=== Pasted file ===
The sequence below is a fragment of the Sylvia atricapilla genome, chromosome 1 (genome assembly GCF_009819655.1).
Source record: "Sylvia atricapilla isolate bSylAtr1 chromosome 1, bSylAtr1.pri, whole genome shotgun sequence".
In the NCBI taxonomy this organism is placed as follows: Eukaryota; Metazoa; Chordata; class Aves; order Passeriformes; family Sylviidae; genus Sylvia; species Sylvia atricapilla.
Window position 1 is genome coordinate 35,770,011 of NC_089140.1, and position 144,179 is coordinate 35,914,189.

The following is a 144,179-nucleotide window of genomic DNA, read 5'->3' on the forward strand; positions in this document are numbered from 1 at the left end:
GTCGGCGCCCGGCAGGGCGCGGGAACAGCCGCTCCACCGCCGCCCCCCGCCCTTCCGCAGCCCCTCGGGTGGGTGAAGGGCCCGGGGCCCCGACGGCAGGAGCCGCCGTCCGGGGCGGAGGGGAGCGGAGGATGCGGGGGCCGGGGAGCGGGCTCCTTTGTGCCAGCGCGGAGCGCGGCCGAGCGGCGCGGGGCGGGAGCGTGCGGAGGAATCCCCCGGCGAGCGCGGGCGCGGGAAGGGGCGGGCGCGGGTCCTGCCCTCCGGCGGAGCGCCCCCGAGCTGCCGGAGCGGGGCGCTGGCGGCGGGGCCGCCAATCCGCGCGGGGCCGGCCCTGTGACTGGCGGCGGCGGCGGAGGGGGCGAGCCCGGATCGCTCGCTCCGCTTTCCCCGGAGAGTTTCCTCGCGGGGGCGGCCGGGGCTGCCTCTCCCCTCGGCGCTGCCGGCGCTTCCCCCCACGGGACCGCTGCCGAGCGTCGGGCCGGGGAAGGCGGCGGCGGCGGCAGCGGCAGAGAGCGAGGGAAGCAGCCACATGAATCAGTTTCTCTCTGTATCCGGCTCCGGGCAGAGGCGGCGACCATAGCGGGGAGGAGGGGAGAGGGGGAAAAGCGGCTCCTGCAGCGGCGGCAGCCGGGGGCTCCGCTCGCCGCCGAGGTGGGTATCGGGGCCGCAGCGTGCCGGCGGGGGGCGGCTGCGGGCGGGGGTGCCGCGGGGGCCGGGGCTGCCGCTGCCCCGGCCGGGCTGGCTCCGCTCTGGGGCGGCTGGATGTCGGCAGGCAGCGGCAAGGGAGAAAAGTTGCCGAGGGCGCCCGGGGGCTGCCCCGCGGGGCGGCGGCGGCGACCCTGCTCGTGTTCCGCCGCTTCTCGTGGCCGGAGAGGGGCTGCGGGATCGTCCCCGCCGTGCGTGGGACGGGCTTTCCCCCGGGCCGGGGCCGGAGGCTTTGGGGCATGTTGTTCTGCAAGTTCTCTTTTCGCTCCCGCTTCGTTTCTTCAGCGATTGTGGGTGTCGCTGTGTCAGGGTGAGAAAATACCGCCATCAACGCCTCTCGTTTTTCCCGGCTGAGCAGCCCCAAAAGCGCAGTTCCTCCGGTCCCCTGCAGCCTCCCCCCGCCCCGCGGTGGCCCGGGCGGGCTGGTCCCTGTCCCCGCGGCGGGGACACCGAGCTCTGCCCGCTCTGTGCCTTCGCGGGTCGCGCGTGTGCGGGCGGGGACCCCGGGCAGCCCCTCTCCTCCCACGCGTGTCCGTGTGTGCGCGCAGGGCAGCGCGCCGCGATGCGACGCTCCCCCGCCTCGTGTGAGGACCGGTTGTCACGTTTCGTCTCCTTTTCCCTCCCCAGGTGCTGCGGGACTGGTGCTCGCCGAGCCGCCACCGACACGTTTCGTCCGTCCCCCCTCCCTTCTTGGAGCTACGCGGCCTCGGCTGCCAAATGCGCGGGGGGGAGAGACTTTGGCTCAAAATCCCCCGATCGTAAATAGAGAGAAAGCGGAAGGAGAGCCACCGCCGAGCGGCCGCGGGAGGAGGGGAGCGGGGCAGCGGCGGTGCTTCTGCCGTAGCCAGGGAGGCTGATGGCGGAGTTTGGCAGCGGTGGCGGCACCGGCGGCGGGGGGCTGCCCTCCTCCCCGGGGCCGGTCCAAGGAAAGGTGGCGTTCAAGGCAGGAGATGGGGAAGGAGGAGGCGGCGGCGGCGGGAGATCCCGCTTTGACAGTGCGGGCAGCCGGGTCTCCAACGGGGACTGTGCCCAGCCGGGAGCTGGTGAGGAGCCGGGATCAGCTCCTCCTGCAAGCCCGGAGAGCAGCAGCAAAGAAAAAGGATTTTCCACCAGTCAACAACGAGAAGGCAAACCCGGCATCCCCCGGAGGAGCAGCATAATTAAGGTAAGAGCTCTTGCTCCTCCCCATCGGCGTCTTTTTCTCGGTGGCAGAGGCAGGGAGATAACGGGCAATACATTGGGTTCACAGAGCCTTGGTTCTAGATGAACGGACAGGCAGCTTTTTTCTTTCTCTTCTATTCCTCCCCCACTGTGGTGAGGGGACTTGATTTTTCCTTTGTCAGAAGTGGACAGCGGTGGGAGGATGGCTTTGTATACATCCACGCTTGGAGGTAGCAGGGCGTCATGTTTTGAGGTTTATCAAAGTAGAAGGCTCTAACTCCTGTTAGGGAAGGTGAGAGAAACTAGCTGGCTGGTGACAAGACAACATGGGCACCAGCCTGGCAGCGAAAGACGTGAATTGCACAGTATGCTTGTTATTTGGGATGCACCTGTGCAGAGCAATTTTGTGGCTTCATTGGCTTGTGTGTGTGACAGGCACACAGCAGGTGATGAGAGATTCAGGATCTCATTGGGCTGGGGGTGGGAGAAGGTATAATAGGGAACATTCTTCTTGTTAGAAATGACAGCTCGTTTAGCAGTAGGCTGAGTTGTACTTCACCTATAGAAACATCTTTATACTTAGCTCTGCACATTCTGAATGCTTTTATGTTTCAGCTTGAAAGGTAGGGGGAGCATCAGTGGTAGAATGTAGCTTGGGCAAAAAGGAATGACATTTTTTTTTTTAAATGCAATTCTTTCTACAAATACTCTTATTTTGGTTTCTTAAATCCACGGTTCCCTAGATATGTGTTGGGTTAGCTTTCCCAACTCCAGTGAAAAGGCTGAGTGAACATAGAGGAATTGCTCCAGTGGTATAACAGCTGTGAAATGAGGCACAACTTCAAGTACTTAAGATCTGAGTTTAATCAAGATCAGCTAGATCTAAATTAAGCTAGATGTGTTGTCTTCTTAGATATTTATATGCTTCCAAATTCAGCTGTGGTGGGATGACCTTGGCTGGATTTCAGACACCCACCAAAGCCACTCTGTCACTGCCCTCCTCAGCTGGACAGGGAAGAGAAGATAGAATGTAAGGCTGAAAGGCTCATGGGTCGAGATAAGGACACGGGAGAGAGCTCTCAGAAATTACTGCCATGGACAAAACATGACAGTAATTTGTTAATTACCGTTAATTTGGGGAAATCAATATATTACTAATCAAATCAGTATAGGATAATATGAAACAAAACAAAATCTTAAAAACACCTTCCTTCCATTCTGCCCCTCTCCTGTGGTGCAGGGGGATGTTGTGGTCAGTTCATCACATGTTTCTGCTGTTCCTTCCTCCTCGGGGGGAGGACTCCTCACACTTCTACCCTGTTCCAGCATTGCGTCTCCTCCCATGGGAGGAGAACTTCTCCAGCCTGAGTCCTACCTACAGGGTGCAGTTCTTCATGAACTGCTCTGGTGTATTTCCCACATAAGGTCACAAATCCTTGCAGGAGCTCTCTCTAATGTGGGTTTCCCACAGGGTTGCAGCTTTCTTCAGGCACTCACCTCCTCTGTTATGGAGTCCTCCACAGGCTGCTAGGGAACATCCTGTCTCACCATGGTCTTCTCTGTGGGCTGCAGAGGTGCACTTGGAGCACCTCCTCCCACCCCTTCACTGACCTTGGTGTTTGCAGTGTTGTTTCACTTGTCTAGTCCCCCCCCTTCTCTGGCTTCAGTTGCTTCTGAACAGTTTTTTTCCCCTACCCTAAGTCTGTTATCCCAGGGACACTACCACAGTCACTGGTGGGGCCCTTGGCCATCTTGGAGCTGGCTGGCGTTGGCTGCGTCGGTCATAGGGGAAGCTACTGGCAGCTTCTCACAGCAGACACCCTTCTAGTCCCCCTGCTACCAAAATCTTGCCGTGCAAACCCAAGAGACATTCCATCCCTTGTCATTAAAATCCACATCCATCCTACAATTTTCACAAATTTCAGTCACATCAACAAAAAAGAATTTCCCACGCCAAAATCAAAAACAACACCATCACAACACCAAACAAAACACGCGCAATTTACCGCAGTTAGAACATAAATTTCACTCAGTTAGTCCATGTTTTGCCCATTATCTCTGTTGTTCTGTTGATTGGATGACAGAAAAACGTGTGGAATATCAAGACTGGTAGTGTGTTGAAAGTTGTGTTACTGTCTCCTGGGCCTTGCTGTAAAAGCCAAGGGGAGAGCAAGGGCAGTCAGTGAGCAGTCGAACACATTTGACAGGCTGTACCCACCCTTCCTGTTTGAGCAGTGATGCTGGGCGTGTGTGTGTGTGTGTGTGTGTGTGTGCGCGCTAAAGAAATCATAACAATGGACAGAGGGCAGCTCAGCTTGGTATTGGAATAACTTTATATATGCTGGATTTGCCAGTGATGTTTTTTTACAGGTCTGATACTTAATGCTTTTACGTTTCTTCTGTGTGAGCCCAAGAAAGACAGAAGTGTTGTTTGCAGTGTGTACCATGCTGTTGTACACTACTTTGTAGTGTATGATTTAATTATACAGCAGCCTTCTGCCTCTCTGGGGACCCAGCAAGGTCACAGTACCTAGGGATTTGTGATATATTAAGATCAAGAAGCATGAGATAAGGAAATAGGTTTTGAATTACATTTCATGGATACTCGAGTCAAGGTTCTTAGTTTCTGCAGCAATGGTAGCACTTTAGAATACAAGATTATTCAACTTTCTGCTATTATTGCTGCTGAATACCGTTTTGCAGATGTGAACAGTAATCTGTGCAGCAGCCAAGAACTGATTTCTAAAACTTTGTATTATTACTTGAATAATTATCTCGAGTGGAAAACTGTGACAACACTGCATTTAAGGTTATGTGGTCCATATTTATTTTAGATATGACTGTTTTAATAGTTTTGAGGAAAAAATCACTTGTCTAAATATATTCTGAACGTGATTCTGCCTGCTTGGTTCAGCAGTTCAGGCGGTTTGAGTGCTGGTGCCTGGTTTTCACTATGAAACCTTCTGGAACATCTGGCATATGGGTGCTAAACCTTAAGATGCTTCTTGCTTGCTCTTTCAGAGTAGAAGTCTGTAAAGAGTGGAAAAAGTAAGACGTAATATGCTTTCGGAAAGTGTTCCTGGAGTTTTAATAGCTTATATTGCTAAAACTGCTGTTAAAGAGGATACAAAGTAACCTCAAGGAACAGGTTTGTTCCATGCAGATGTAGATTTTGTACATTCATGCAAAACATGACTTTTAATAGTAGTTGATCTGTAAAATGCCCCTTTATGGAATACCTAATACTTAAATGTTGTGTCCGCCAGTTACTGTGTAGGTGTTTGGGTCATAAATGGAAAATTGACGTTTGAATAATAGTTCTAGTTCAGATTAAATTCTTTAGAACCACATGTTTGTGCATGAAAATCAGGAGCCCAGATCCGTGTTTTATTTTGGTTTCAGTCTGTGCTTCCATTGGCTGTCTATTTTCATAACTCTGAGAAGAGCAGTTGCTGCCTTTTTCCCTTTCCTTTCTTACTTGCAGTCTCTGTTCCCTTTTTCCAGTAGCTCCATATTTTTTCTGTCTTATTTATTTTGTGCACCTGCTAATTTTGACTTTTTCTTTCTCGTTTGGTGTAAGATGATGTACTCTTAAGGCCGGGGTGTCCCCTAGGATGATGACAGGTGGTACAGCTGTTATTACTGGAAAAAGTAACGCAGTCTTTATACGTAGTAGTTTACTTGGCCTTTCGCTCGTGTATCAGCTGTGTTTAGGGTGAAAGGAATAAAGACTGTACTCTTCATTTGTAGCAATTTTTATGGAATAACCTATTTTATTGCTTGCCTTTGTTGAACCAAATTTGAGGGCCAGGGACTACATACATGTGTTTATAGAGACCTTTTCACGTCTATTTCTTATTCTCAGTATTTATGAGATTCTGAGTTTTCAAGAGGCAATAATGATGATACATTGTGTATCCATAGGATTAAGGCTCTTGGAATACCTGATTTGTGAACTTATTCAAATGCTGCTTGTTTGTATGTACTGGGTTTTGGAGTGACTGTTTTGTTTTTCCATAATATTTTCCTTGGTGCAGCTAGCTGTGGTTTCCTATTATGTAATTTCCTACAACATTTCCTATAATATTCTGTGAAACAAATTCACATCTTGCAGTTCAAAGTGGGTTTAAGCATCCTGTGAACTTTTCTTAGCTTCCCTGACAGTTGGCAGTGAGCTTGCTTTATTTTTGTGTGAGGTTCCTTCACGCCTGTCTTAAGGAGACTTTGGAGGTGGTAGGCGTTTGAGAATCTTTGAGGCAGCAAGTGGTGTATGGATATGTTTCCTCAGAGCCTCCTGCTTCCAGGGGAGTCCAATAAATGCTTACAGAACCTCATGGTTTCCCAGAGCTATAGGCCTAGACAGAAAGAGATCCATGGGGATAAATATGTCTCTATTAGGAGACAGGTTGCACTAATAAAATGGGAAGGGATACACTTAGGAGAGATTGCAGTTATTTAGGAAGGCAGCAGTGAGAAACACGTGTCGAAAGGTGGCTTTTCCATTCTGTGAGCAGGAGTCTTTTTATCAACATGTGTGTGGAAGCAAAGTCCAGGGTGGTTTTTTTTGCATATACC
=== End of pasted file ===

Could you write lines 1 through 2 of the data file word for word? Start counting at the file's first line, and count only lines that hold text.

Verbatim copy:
The sequence below is a fragment of the Sylvia atricapilla genome, chromosome 1 (genome assembly GCF_009819655.1).
Source record: "Sylvia atricapilla isolate bSylAtr1 chromosome 1, bSylAtr1.pri, whole genome shotgun sequence".